Organisms swarming on the surface of nutrient agars were imaged by transmission light microscopy using an Olympus BX41 microscope with a total magnification of 40–500 fold (Olympus, Japan). A heated microscope stage (Marzhauser, Germany) was used to incubate plates during real-time imaging. Image capture was by Kappa CCD camera. Image analysis and the compilation of stacks of still images into movies was with ImageJ software . Addition of compounds to swarming cells was performed manually with a sterile toothpick targeted by low-power microscopy. A Leica DSZ binocular microscope (Leica, NL) with an intrinsic digital camera was used for low magnification (8 to 40 fold) imaging.
Scanning electron microscopy
Organisms actively swarming on the surface of MH agar were rapidly fixed in situ for imaging by scanning electron microscopy (SEM). This was done by excising a 3 × 3 mm area of interest with a razor blade, placing the fragment in an empty Petri dish and surrounding the agar fragment on all sides (except the upper surface) with MH broth containing 3 % (v/v) glutaraldehyde (Fluka, NL). After 2 h fixation, followed by three washes in MH broth, the samples were incubated for 15 min in 1 % (w/v) osmium tetroxide to preserve extracellular polymers. Dehydration with ethanol, critical point drying and imaging were performed as previously described . Additionally, a paraformaldehyde/glutaraldehyde vapour fixation method was used for as a control for fixation artifacts .
Preparation of extracellular material from swarming cells
Inoculations of P. vortex were made onto MH agar (1.5 % w/v) plates as above then: (a) 12 plates with swarms from 6 to 8 cm in diameter were incubated for 14 h, after which all areas of microbial growth (viewed by microscopy) were highly motile and (b) 12 plates were incubated for 60 h, after which the swarm had reached the edges of the Petri dish and motility had completely ceased. Preparations of extracellular material were made from both original sets of Petri dishes by harvesting the cells in 1 ml of MH broth per plate and pooling preparations made under the same condition. Harvested material was centrifuged twice to clear the cells (4500 g); the supernatant was filtered through a 0.22 μm filter and stored at -80°C in individual aliquots. A mock harvesting was made from 12 MH plates without inoculation as a control. Filtered medium from overnight (o/n) liquid cultures was also prepared. The resulting cell-fee supernatants were tested in three ways: (a) 1% (v/v) of the preparation was added to 1.5% (w/v) agar MH plates, then 10 μl of an o/n P. vortex culture was inoculated in the center and the plates were incubated at 37°C; (b) a P. vortex o/n culture was pelleted by centrifugation (4500 g) and resuspended in an identical volume of supernatant, then 10 μl aliquots were inoculated onto 1.5% agar (w/v) MH plates which were incubated at 37°C; (c) detergent activity was determined, as described below.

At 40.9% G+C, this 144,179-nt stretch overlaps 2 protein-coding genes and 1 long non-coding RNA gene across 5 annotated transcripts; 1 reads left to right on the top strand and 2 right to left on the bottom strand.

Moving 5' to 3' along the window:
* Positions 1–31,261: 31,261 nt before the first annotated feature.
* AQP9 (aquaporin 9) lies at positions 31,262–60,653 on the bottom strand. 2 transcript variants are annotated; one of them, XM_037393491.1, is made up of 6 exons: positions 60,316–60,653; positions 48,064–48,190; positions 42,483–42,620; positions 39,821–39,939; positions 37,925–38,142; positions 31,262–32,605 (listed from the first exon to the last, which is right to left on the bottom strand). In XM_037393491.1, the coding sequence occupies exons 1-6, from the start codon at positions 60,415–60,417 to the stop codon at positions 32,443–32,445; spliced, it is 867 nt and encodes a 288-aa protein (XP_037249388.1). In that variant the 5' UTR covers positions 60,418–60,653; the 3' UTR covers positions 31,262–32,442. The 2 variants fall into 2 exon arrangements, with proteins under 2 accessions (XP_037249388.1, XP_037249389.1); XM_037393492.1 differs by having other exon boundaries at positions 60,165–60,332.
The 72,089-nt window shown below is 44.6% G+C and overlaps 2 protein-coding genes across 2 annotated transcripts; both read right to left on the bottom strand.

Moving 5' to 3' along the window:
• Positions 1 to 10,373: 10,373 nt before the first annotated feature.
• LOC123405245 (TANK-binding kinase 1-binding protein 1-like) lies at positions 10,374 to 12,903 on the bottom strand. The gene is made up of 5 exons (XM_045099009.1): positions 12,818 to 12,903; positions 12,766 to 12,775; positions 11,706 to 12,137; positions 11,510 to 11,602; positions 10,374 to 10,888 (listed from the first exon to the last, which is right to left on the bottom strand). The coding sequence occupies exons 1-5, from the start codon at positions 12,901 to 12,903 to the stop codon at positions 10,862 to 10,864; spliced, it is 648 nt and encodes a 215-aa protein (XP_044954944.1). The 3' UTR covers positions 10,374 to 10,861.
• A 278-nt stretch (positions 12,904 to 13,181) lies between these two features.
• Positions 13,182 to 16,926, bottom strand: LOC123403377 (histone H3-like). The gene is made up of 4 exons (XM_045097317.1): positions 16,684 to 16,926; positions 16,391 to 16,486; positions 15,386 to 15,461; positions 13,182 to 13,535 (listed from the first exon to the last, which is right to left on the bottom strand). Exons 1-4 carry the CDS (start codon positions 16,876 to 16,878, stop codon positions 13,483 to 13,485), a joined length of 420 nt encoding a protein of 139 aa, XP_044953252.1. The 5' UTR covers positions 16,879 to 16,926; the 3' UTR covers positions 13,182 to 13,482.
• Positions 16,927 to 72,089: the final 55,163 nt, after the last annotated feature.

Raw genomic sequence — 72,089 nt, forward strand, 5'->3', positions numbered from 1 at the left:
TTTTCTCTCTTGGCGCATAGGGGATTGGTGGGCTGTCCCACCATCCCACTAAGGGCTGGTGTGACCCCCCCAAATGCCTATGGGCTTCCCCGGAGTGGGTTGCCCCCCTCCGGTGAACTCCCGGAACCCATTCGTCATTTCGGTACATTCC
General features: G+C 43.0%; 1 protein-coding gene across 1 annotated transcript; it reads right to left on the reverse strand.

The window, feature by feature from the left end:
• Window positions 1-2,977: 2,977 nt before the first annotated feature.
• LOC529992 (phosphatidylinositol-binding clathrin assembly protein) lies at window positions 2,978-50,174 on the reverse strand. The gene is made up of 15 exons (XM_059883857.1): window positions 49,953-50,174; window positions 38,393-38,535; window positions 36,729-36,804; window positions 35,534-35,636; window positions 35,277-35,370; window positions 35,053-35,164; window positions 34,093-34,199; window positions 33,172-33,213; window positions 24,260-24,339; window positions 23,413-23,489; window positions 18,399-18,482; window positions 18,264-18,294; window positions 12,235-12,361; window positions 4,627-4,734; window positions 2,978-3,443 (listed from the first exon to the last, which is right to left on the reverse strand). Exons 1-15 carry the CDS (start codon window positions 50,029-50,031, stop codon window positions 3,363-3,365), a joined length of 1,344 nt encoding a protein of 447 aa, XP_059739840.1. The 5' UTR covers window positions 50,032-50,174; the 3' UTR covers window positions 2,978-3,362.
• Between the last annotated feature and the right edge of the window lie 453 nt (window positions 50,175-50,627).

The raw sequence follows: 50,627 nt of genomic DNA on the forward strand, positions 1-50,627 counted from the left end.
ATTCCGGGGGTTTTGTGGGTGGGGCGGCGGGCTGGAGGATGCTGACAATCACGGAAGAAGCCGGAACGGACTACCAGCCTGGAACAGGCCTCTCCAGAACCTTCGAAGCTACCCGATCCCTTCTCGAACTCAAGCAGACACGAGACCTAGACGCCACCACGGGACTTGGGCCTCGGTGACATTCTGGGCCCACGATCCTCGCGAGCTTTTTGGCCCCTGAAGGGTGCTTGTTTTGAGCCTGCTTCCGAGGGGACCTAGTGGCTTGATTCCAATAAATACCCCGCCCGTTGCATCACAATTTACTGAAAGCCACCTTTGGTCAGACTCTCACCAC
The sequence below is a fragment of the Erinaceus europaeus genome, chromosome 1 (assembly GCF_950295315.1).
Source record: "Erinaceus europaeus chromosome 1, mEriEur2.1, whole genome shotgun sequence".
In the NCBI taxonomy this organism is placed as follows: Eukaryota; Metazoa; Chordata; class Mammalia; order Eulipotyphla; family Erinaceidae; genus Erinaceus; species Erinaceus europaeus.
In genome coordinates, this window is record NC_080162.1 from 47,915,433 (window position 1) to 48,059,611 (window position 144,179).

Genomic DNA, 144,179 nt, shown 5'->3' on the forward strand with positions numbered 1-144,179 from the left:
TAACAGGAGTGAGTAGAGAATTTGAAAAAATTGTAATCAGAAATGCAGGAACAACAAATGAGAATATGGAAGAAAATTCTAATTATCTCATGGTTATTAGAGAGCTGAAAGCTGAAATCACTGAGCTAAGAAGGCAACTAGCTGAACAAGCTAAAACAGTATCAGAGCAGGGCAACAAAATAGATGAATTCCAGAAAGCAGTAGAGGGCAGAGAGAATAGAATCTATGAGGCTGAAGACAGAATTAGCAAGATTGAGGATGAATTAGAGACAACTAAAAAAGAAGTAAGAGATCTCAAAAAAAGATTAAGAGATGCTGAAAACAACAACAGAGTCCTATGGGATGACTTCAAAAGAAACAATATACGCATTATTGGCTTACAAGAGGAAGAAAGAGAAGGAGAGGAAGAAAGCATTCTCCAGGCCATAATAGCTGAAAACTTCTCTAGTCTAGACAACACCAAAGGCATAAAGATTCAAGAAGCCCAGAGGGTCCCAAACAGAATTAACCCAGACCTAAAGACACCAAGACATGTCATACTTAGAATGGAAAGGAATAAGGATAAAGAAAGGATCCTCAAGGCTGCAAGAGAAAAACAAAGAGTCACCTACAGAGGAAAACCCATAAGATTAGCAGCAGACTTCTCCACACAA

Detergent activity assays
The detergent activity of extracts was tested using a drop spreading method . Briefly, this was done by spotting 15 μl droplets of water containing 1% (v/v) toluidine blue onto 1 mm thick films of 1 % (w/v) low melting point agarose (Invitrogen, NL) and observing the spreading properties. The agarose contained extracellular material from swarming cells (10% or 50% v/v) or 108 cfu of cells (after washing twice in MH medium), or as controls MH medium or detergents at known concentrations.
Tracking of the dispersal of antibiotic-resistant mutants within colonies
A spontaneous rifampicin resistant mutant of P. vortex was isolated from the parental strain in a similar fashion to mutants selected for in B. subtilis . MH agar (1.5% w/v) containing 50 μg/ml rifampicin (Sigma, NL) was used to select rifampicin-resistant (RIFR) mutants. One such RIFR mutant was selected and used to track the dispersal of this variant through a wild-type colony. Macroscopic colonies of wild-type (RIFS) P. vortex were inoculated with approximately 104 cfu of motile RifR mutant from another MH plate using a sterile toothpick. For each experiment a single inoculation point was chosen for the RIFR strain at different locations and stage of development of the wild-type colony. After 1–20 h further incubation at 37°C the pattern on the plate was replicated using a sterile velvet pad onto fresh MH with and without RIF (50 μg/ml) and cultured for 16 h at 42°C to limit swarming. The pattern of growth on the replica RIF plate was used to assess the degree to which the mutant strain penetrated the network of the wild-type colony.
Staining of flagella was preceded by gentle transfer of swarming cells into drops of water or into warmed MH medium on a microscope slide using a sterile toothpick. Staining was by the tannic acid/crystal violet protocol of Heimbrook and coworkers  with examination of flagella by transmission light microscopy.
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The sequencing is performed using 454 technologies. Preliminary results using TIGR annotation of the contigs identified by sequencing indicate that the genome comprised about 6,800 open reading frames (ORFs). The results also indicate the existence of surfactin synthesis related genes as well as the existence of 42 flagella-related genes and several key chemotaxis-related genes including CheA, CheC, CheD and CheW, which are organized in 6 operons. In regard to the SOS response we have identified homology with several key SOS genes such as RecA, LexA, DinB, UvrA and Uvr B. The sequencing effort is conducted under the Tauber Initiative at Tel Aviv University in collaboration with GeneBee group at Moscow State University, The Genome center at the Weizmann Institute of Science and DYN-GS Israel, E. Ben Jacob (unpublished).
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Thanks to Tiny Franssen-Verheijen for assistance with SEM imaging. We are grateful to Inna Brainis for technical assistance in providing the strains, to Alexandra Sirota and Tsviya Olender for providing the bioinformatics information and the members of the P. vortex genome sequencing project. This research was supported in part by the Tauber Fund.
CI performed and devised "wet lab" laboratory experiments and with EBJ wrote the manuscript. Sequence analysis, bioinformatics, development of procedures for handling P. vortex and isolation of the organism and speciation were provided by EBJ. Both authors have approved the final manuscript.